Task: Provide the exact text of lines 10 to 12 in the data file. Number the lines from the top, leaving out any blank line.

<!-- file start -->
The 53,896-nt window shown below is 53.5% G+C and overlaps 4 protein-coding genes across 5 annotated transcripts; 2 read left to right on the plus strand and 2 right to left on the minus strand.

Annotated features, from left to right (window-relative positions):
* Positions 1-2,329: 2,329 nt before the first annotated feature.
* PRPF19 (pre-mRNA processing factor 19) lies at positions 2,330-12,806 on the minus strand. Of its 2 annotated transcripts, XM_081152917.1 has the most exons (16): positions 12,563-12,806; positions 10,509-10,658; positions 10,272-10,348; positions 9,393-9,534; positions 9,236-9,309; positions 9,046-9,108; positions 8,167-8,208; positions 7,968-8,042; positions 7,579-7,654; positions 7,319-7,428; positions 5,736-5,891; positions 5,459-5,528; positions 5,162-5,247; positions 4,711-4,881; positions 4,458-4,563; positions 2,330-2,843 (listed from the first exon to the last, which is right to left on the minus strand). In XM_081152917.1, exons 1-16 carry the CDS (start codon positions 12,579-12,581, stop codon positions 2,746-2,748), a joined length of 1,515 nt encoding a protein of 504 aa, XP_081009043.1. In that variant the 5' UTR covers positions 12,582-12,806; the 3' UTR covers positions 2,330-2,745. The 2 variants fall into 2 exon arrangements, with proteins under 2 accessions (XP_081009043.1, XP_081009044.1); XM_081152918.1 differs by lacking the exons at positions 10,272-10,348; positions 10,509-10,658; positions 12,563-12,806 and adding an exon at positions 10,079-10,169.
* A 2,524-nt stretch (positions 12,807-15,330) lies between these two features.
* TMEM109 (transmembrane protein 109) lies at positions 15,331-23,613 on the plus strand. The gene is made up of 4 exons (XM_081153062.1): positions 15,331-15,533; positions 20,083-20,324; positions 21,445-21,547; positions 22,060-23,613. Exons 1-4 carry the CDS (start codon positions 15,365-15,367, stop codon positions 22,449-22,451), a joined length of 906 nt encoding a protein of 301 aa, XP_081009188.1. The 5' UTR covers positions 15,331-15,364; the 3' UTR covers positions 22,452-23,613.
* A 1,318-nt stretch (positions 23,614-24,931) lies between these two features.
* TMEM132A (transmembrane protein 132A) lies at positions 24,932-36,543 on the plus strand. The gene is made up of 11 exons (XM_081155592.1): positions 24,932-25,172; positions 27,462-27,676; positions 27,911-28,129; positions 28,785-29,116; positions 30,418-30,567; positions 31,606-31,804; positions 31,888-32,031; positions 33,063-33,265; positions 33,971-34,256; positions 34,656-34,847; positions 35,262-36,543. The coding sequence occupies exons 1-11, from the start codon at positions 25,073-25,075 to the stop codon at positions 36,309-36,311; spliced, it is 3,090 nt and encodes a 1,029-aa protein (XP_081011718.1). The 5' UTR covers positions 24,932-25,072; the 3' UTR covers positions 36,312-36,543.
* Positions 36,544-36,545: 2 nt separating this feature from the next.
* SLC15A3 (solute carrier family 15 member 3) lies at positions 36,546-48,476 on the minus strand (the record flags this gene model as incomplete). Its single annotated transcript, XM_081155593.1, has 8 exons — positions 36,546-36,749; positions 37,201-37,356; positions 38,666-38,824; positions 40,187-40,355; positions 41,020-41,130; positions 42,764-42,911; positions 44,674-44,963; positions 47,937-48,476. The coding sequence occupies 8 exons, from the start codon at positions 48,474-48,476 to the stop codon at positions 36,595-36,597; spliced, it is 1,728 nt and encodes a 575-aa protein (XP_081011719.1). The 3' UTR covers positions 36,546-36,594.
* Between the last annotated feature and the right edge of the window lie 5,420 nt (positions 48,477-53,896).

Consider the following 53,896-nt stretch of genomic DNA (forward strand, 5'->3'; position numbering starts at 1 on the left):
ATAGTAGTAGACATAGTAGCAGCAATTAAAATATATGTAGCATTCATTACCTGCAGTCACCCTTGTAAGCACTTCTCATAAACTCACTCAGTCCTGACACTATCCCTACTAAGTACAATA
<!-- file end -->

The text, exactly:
* SLC15A3 (solute carrier family 15 member 3) lies at positions 36,546-48,476 on the minus strand (the record flags this gene model as incomplete). Its single annotated transcript, XM_081155593.1, has 8 exons — positions 36,546-36,749; positions 37,201-37,356; positions 38,666-38,824; positions 40,187-40,355; positions 41,020-41,130; positions 42,764-42,911; positions 44,674-44,963; positions 47,937-48,476. The coding sequence occupies 8 exons, from the start codon at positions 48,474-48,476 to the stop codon at positions 36,595-36,597; spliced, it is 1,728 nt and encodes a 575-aa protein (XP_081011719.1). The 3' UTR covers positions 36,546-36,594.
* Between the last annotated feature and the right edge of the window lie 5,420 nt (positions 48,477-53,896).

Consider the following 53,896-nt stretch of genomic DNA (forward strand, 5'->3'; position numbering starts at 1 on the left):